Privacy advocates worry that a proliferation of drones will lead to a "surveillance society" in which the movements of Americans are routinely monitored, tracked, recorded and scrutinized by the authorities.
The military has come to rely heavily on drones overseas. Now there is tremendous demand to use drones in the U.S. for all kinds of tasks that are too dirty, dull or dangerous for manned aircraft. Drones, which range from the size of a hummingbird to the high-flying Globalhawks that weigh about 15,000 pounds without fuel, also are often cheaper than manned aircraft. The biggest market is expected to be state and local police departments.
The FAA is required by a law enacted a year ago to develop sites where civilian and military drones can be tested in preparation for integration into U.S. airspace that's currently limited to manned aircraft.
The law also requires that the FAA allow drones wide access to U.S. airspace by 2015, but the agency is behind schedule, and it's doubtful it will meet the deadline, the Transportation Department's inspector general said in a report last year.
The test sites are planned to evaluate what requirements are needed to ensure the drones don't collide with planes or endanger people or property on the ground. Remotely controlled drones don't have a pilot who can see other aircraft the way an onboard plane or helicopter pilot can.
There's also concern that links between drones and their on-the-ground operators can be broken or hacked, causing the operator to lose control of the drone. Military drones use encrypted GPS signals for navigation, which protects them from hacking, but the GPS signals used by civilian drones don't have that protection.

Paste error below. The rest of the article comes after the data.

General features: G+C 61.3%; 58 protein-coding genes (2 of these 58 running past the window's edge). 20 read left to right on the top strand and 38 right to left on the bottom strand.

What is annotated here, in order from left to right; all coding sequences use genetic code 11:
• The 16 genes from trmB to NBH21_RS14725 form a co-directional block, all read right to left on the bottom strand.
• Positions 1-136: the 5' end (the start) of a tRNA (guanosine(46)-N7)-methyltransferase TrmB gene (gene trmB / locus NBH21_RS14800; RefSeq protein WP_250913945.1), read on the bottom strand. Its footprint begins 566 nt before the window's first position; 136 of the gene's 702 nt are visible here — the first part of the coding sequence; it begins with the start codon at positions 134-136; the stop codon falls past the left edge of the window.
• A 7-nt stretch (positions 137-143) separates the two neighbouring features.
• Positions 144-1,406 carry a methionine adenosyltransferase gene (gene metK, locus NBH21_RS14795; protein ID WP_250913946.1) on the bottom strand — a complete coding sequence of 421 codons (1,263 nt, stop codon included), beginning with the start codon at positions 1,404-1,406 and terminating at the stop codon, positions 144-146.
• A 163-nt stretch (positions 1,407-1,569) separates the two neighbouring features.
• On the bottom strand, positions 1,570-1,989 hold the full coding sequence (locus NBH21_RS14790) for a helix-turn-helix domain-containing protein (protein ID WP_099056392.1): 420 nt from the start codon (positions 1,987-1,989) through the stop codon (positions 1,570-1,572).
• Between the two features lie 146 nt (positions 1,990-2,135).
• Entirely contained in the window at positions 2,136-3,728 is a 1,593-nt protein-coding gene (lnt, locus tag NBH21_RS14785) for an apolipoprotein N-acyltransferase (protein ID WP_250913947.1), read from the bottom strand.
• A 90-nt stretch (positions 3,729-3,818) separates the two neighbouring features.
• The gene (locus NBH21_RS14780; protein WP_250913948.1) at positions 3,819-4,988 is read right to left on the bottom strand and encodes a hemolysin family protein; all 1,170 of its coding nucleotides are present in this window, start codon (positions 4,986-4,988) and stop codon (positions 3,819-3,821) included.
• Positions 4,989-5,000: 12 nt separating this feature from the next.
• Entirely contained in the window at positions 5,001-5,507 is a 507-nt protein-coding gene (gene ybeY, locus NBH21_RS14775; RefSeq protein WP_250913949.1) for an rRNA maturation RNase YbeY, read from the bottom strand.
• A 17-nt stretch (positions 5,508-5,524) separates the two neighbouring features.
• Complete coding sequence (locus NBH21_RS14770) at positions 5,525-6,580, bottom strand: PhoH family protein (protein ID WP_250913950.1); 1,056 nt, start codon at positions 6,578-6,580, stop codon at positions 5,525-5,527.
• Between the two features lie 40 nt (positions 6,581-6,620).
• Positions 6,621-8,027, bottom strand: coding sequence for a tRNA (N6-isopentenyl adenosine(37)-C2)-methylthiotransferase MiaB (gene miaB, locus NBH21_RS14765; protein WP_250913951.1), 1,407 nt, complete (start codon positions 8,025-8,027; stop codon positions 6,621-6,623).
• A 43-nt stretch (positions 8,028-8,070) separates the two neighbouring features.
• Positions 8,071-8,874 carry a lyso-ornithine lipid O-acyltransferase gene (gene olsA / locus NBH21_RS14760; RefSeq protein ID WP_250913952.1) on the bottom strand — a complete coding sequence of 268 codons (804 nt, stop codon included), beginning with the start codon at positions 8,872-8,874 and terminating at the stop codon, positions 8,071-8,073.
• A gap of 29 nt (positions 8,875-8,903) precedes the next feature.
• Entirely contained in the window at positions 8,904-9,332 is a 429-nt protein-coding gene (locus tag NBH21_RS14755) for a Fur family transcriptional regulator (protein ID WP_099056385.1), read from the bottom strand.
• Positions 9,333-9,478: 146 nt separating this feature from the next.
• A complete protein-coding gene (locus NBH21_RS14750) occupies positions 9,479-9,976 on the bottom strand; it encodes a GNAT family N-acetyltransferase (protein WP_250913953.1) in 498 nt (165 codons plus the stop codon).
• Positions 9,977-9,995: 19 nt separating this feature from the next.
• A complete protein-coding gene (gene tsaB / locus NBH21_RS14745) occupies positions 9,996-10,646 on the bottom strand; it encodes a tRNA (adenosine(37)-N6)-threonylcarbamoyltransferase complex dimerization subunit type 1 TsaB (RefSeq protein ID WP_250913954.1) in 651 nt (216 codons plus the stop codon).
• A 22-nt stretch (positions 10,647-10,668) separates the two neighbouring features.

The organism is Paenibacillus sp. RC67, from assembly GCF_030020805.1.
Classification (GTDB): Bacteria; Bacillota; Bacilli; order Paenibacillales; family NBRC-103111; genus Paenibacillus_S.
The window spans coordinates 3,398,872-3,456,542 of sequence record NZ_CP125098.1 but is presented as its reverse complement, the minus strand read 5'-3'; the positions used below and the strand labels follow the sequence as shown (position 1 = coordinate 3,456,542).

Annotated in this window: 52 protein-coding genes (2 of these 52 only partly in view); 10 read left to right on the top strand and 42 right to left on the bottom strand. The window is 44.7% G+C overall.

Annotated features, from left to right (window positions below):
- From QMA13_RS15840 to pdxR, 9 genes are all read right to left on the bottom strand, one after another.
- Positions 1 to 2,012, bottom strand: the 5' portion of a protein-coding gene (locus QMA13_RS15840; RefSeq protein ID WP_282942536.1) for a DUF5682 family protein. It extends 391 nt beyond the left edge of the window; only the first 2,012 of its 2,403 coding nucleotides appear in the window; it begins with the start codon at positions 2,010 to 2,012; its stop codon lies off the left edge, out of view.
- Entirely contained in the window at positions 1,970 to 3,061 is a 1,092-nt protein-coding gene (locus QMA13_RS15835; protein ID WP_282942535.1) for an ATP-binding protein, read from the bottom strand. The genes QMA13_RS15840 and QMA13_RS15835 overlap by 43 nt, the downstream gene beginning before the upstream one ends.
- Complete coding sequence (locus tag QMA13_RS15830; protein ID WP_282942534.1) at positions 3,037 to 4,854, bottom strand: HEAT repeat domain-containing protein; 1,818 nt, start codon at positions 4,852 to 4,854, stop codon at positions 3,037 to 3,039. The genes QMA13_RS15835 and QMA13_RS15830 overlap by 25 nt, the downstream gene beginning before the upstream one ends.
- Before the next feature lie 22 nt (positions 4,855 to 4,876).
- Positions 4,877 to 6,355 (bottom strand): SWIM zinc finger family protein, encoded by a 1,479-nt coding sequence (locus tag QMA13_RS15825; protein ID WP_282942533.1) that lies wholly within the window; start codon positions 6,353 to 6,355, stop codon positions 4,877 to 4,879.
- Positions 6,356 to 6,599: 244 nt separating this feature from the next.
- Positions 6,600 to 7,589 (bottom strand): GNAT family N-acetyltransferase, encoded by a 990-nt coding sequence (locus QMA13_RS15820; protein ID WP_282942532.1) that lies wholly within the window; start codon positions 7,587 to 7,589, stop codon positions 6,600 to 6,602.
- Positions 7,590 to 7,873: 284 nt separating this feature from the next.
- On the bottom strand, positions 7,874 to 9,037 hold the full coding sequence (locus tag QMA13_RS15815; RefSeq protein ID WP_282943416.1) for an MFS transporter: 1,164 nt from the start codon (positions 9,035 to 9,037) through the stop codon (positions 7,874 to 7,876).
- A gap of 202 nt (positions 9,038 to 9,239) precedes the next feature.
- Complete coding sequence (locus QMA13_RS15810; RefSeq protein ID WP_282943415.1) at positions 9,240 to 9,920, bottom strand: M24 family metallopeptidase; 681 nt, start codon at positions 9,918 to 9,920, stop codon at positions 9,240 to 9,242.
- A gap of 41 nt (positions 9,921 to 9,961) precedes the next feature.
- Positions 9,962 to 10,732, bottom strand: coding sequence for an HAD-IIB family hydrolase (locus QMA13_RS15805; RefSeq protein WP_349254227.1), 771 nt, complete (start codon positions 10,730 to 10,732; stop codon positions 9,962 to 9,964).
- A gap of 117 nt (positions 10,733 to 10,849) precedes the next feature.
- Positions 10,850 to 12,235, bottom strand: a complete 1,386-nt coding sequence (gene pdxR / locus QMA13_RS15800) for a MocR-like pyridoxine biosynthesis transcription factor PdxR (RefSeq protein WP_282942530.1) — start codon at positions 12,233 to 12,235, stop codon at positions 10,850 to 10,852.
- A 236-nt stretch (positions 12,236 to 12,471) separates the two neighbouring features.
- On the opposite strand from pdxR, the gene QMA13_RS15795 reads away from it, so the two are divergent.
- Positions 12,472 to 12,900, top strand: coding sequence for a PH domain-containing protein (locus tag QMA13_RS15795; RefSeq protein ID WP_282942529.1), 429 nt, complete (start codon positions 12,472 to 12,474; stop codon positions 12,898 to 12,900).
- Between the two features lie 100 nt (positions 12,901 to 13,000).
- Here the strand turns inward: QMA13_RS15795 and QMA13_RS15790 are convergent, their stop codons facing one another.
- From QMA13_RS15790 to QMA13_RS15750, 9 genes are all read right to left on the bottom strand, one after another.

"Our focus is on maintaining and improving the safety and efficiency of the world's largest aviation system," Transportation Secretary Ray LaHood said in a statement. "This research will give us valuable information about how best to ensure the safe introduction of this advanced technology into our nation's skies."
The test sites are also expected to boost the local economy of the communities where they are located. About two dozen government-industry partnerships have been formed over the past year to compete for the sites.
"Today's announcement by the FAA is an important milestone on the path toward unlocking the potential of unmanned aircraft and creating thousands of American jobs," said Michael Toscano, president and CEO of the Association for Unmanned Vehicle Systems International.
"States across the country have been eager to receive this FAA designation because they recognize the incredible economic and job creation potential it would bring with it," he said in a statement.
Industry experts predict the takeoff of a multibillion-dollar market for civilian drones as soon as the FAA completes regulations to make sure they don't pose a safety hazard to other aircraft. Potential civilian users are as varied as the drones themselves. Power companies want them to monitor transmission lines. Farmers want to fly them over fields to detect which crops need water. Ranchers want them to count cows. Film companies want to use drones to help make movies. Journalists are exploring drones' newsgathering potential.